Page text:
B. Cultural sensitivity and diversity
The environment of a crisis management mission brings together people from various professional fields who may not be used to working together, such as military officers and enlisted personnel from different services, NGOs of varying scope and size, international civil servants and diplomats, all of whom have different national, institutional and personal backgrounds.
In any encounter that includes such diversity, tensions and conflicts can be expected to arise and a clash of cultures is often inevitable.
In a mission, the situation is often complicated by the intersection of diverse organisational and national cultures. Missions bring heterogeneous personnel into contact with local people who often draw upon cultural backgrounds different from those of the operation and its staff. The potential for culturally based misunderstandings and conflicts is thereby increased.
For example, you might find yourself having to deal with people and cultures whose basic speech patterns greatly differ from your own. In non-Western cultures, for instance, the use of indirect speech patterns when communicating with colleagues is prevalent. Some cultures are used to adopting very collectivist approaches (as opposed to the individualist ones you might be accustomed to) when it comes to work ethics and decision-making processes. In addition, while you might be used to static and strict work rules, you will discover that some cultures embrace change and fluctuation as part of their everyday work and life.
In spite of all the frustrations that might result from dealing with foreign cultures, remember that crisis management missions are aimed at empowering people and should always draw on local capacity and culture instead of imposing foreign techniques and customs in peacebuilding and reform.
Unfortunately, missions often end up catering to the interests of the organisation and the operational culture of the crisis managers. This can significantly undermine the legitimacy of the deployed professionals and contribute to an image of them as ‘occupiers’ or ‘colonialists’.
To avoid such insensitivities, you should try to build bridges of trust between yourself and your organisation on the one hand and the host community on the other. Reading anthropological and cultural guides about the different peoples you will be interacting with beforehand can help avoid misunderstandings and embarrassment. Equally, you must be aware of your own cultural background and its historical context. This is crucial because your nationality and country of origin may have a historical footprint of colonialism and occupation.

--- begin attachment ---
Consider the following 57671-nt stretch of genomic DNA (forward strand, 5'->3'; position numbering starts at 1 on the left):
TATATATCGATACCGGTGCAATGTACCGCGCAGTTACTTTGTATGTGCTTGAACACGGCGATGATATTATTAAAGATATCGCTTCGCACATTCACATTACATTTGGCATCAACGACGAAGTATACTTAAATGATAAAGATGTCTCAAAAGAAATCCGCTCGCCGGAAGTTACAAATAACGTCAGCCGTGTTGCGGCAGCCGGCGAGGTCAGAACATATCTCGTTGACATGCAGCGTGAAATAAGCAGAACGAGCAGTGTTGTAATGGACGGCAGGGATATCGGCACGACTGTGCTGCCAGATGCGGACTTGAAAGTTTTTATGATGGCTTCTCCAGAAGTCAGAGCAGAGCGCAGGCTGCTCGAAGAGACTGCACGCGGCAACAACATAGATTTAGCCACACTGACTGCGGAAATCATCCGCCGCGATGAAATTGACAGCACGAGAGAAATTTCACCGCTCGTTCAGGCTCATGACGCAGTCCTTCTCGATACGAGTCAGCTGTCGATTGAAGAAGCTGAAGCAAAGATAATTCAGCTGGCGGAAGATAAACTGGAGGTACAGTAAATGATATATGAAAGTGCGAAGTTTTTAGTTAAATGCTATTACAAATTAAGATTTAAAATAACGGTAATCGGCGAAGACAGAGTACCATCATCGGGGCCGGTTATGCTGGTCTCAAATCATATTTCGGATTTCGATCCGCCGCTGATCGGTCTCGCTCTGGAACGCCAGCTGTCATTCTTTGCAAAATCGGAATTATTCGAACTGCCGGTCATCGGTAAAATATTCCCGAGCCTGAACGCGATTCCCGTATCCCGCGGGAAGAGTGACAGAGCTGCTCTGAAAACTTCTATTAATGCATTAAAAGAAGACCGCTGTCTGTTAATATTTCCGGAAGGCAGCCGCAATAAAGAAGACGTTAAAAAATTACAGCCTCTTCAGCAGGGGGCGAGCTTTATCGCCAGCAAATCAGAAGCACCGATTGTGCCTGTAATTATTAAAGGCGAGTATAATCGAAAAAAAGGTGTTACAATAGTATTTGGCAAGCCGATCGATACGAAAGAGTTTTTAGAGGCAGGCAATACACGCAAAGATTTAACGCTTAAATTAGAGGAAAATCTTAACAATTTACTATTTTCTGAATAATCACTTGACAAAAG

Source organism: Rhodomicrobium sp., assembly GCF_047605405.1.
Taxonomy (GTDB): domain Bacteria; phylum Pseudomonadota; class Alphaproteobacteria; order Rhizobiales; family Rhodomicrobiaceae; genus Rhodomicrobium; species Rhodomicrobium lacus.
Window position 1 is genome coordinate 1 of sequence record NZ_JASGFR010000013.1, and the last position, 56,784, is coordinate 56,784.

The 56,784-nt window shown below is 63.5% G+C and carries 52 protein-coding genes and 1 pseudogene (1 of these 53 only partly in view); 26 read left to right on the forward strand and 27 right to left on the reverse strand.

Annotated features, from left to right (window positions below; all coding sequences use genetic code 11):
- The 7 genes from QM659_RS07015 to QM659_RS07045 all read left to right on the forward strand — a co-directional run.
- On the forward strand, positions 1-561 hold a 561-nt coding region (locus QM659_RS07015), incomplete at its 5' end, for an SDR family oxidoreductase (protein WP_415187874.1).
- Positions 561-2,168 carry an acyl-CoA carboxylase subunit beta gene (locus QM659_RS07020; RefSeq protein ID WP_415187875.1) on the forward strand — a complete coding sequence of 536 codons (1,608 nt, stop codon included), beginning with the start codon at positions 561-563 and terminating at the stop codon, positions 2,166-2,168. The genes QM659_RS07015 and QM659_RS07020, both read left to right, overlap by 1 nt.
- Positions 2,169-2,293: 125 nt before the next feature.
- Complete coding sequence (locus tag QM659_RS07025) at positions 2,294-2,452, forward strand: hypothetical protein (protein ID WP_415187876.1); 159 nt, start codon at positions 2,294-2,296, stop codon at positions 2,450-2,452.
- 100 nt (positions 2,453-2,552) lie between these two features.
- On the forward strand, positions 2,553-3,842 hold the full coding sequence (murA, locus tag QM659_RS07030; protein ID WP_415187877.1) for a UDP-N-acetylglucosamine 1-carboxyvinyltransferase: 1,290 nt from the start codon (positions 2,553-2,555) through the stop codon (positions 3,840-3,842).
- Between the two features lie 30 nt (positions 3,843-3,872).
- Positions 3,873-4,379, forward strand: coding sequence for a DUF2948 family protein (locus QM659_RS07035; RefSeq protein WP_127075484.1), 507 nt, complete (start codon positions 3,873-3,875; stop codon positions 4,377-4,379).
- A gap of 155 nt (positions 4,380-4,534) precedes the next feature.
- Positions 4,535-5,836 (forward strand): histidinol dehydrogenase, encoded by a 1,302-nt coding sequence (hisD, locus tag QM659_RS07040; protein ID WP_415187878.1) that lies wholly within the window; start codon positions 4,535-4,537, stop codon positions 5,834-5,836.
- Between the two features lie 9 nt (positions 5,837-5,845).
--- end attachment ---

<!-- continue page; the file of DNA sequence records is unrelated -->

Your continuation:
Cultural sensitivity is not only about learning another culture’s customs and history, it is also about learning and acquiring a deeper understanding of your own.
As outlined by Stephen Covey in The Speed of Trust, the following actions can be useful for creating a trusting atmosphere:
- Tell the truth. Be honest. Exercise integrity. Let people know where you stand. Use simple language. Don’t manipulate or spin the truth. Don’t leave false impressions.
- Demonstrate respect. Note the importance of the little things. Genuinely care. Treat people with dignity. Take time. Listen.
- Create transparency.
- Right wrongs. Correct mistakes. Apologize quickly. Demonstrate humility.
- Deliver results. Establish a track record of getting the right things done. Make things happen. Don’t over-promise and under-deliver. Don’t make excuses for not delivering.
- Constantly improve. Be a learner. Develop feedback mechanisms. Act on feedback and appreciate it.
- Clarify expectations. Disclose expectations. Discuss them and validate them. Be realistic. Don’t create expectations that you will not be able to meet. Don’t assume that expectations are shared or clear.
- Listen before you speak. Understand. Listen with your ears, eyes and heart. Do not presume that you have all the answers or that you know what is best for others. Ask them. Demonstrate understanding and compassion.